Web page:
The original plan when I started this series of posts was to be done by the WBC final or at least by Opening Day. Well, here it is, Opening Day in the States and I still have six more posts left. Sometimes things don't go as planned.
Number six on the career home run list with 510 is Hiromitsu Ochiai. Ochiai is one of the more unique players in NBP history. After playing in the industrial leagues for a few years, he signed with Lotte in 1978 but didn't become a regular until 1981 when he was 28 years old. Between 1982 and 1986 he won the Triple Crown twice and the Pacific League MVP award three times. Here's his 1984 Takara Kids card:
1986 Calbee #205:
Following the 1986 season, the Orions hired Michio Arito as manager. Arito was a traditionalist when it came to training and didn't like Ochiai's refusal to conform to the rigorous training that was considered normal at the time. He decided it would be better for the Orions to trade Ochiai to the Dragons. They got four players for him. I haven't been able to figure out who they got for him, but it doesn't matter - they got the raw end of the deal.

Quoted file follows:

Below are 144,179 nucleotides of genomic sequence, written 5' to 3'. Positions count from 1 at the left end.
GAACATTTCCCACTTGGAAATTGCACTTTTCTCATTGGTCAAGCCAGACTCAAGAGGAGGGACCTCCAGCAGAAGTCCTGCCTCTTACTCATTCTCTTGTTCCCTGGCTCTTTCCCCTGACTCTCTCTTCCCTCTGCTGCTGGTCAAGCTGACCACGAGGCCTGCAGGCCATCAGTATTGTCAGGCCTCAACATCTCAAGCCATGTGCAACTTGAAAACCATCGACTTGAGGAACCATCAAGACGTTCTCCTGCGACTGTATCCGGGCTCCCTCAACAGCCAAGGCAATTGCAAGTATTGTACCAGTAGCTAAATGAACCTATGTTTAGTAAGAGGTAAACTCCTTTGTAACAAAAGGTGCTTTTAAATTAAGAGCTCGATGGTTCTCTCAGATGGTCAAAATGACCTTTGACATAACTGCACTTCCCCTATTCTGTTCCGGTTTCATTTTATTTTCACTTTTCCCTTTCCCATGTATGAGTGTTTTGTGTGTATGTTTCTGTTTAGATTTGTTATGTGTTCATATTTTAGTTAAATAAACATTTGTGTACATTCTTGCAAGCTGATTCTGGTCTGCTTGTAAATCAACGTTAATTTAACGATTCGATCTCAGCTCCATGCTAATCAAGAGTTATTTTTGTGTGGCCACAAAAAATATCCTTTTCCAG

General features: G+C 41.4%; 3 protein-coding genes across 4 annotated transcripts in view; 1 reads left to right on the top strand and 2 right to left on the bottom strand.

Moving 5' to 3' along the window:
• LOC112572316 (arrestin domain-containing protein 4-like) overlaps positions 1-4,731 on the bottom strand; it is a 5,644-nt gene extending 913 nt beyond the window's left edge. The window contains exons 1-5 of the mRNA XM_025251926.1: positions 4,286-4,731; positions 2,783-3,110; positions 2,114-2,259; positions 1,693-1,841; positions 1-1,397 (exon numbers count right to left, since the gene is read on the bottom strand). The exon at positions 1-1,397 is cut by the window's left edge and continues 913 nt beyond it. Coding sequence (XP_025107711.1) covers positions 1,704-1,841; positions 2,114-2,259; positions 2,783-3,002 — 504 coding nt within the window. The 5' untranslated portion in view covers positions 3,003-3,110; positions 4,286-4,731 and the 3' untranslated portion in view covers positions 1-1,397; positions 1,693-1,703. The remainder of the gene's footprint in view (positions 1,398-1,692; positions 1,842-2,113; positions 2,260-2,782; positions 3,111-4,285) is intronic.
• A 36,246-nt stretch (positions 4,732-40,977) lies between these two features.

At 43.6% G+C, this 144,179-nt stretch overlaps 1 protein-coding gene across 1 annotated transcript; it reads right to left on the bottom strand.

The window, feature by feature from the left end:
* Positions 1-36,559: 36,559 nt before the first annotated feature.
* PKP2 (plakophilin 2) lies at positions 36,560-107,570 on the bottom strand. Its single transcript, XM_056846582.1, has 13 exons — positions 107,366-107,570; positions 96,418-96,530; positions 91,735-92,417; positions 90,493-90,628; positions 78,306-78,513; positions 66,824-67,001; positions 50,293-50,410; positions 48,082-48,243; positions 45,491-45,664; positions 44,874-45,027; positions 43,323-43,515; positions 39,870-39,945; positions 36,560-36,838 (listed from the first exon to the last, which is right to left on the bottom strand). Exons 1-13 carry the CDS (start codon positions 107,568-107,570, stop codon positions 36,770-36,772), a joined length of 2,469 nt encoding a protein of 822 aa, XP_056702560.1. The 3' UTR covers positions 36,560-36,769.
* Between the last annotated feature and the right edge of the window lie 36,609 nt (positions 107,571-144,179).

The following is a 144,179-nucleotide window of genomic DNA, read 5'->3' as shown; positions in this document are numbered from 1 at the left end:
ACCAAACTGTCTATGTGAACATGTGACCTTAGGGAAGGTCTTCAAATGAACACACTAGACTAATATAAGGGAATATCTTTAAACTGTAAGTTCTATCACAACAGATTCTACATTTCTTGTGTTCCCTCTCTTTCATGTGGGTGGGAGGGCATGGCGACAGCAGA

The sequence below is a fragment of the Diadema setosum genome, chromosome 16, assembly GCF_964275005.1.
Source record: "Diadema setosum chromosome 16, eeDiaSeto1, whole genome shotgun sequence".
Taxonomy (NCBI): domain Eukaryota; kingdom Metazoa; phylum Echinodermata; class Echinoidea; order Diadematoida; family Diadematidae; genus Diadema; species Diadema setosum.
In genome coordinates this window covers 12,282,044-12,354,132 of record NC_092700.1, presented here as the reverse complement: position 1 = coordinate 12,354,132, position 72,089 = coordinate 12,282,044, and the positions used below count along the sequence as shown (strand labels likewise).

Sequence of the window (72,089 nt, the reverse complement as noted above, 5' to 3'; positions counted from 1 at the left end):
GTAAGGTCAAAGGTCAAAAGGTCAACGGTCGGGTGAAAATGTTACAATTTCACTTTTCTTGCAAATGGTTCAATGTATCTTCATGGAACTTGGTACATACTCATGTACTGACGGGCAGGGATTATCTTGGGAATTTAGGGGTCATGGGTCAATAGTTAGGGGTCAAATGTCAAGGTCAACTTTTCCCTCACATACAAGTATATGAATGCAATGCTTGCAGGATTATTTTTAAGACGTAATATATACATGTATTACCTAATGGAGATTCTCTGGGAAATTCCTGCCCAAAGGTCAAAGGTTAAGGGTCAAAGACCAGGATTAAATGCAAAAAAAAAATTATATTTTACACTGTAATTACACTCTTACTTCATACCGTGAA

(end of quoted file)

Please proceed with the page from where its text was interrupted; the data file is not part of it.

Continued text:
He played for the Dragons from 1987 through 1993. Here's his 1989 Calbee card (#336):
1992 BBM #315:
He joined the Giants in 1994 and played for them through 1996. Here's his 1995 BBM card (#50):
1996 BBM All Stars #A6:
When the Giants signed Kazuhiro Kiyohara following the 1996 season, they releasd Ochiai. The Nippon Ham Fighters signed him (at the time, the Fighters shared the Tokyo Dome with the Giants, so he didn't have to move!) and he spent the next two seasons with them. Here's his 1997 Diamond Heroes Rivals card with Ichiro (#289):
1998 BBM #453 (his last "regular" BBM card):
He retired after the 1998 season. In 2004, the Dragons named him manager. He led the Dragons to the Nippon Series in 2004, 2006 and 2007. They won the Series in 2007 for the first time since 1954. Here's his card from the 2006 BBM Central League Champion set (#01):